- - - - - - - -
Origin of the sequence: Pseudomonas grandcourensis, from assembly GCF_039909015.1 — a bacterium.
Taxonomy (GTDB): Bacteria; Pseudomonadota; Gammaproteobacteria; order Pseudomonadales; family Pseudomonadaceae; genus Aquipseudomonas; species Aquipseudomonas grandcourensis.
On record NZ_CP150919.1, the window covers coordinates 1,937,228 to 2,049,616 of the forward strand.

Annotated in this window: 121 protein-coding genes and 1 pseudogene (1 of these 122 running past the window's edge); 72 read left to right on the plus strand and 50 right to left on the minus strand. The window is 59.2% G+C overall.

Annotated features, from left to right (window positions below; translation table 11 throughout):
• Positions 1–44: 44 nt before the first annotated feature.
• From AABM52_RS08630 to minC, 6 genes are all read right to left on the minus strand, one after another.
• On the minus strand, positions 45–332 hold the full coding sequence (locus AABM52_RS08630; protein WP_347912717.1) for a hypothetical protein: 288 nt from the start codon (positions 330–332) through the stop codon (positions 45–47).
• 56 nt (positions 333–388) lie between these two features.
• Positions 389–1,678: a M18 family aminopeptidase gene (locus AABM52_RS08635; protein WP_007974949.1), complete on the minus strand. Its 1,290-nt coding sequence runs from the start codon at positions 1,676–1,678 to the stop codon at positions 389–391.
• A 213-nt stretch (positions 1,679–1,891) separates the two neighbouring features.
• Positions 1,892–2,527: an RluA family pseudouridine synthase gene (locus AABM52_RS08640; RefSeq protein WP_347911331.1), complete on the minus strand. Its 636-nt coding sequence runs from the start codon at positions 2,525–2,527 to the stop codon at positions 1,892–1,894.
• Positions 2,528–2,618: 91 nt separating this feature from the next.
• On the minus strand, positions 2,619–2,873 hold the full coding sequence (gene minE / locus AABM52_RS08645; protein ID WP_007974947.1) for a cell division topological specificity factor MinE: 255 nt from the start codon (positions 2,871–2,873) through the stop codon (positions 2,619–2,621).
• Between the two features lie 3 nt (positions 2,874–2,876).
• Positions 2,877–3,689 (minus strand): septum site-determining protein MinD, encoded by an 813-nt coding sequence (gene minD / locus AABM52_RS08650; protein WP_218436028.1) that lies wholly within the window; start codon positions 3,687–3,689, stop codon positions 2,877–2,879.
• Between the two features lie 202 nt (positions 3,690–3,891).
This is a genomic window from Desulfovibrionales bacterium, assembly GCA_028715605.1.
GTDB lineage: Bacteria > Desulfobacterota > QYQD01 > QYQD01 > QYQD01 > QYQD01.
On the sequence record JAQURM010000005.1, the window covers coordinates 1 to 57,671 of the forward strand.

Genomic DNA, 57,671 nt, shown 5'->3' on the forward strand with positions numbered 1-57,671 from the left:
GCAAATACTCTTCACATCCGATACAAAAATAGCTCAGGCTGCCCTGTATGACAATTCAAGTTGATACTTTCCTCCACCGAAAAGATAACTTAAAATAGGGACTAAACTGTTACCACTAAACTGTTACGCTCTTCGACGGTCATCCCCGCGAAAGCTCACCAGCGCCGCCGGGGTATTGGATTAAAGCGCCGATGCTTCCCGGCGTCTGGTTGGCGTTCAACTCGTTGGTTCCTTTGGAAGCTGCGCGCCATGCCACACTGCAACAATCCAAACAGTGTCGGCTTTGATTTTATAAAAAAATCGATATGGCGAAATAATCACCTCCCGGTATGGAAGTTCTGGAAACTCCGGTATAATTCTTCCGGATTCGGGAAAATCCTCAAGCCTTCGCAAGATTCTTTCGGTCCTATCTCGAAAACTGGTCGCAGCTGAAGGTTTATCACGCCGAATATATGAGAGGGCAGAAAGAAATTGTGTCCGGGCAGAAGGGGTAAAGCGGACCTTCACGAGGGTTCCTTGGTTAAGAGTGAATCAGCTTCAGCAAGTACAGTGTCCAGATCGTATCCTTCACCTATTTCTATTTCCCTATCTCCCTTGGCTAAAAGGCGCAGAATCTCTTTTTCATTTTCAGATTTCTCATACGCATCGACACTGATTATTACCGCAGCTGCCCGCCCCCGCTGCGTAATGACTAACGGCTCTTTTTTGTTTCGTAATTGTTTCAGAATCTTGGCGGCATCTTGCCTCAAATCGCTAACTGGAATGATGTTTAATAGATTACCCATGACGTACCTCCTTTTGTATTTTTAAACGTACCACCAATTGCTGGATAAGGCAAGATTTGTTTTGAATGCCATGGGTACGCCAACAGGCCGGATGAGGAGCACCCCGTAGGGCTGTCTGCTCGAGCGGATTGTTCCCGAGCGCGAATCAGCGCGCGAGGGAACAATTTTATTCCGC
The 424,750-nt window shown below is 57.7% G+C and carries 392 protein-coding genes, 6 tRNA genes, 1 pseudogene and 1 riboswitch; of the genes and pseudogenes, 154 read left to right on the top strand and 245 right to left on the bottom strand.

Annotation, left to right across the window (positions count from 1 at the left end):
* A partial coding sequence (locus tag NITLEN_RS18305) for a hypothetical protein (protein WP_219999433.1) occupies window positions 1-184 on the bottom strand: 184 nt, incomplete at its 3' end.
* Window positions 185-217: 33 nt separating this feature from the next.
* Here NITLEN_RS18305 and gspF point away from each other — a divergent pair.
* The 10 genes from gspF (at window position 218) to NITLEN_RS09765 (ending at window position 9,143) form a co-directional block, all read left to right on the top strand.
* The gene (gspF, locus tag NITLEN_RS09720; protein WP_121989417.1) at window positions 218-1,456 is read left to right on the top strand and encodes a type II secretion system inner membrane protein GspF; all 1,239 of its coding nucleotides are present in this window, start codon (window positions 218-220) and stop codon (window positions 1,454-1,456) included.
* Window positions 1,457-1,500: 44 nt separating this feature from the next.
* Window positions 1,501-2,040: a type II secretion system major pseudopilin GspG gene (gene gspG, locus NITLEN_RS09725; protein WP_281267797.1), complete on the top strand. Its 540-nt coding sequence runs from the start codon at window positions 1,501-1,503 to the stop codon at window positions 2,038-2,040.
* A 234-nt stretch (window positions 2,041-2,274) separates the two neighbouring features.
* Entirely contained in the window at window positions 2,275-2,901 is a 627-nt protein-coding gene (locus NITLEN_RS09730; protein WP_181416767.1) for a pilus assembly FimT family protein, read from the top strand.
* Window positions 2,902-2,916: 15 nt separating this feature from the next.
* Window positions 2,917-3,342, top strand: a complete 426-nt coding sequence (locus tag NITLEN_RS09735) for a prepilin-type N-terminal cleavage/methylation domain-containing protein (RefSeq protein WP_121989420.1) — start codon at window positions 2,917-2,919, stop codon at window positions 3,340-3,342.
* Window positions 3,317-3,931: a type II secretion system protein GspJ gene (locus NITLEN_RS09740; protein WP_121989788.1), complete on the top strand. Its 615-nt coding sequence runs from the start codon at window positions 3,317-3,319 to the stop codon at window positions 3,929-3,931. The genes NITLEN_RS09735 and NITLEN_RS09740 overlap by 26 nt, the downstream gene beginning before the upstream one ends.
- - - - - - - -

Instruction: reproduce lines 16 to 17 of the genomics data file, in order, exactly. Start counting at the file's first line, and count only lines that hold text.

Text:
• Positions 2,877–3,689 (minus strand): septum site-determining protein MinD, encoded by an 813-nt coding sequence (gene minD / locus AABM52_RS08650; protein WP_218436028.1) that lies wholly within the window; start codon positions 3,687–3,689, stop codon positions 2,877–2,879.
• Between the two features lie 202 nt (positions 3,690–3,891).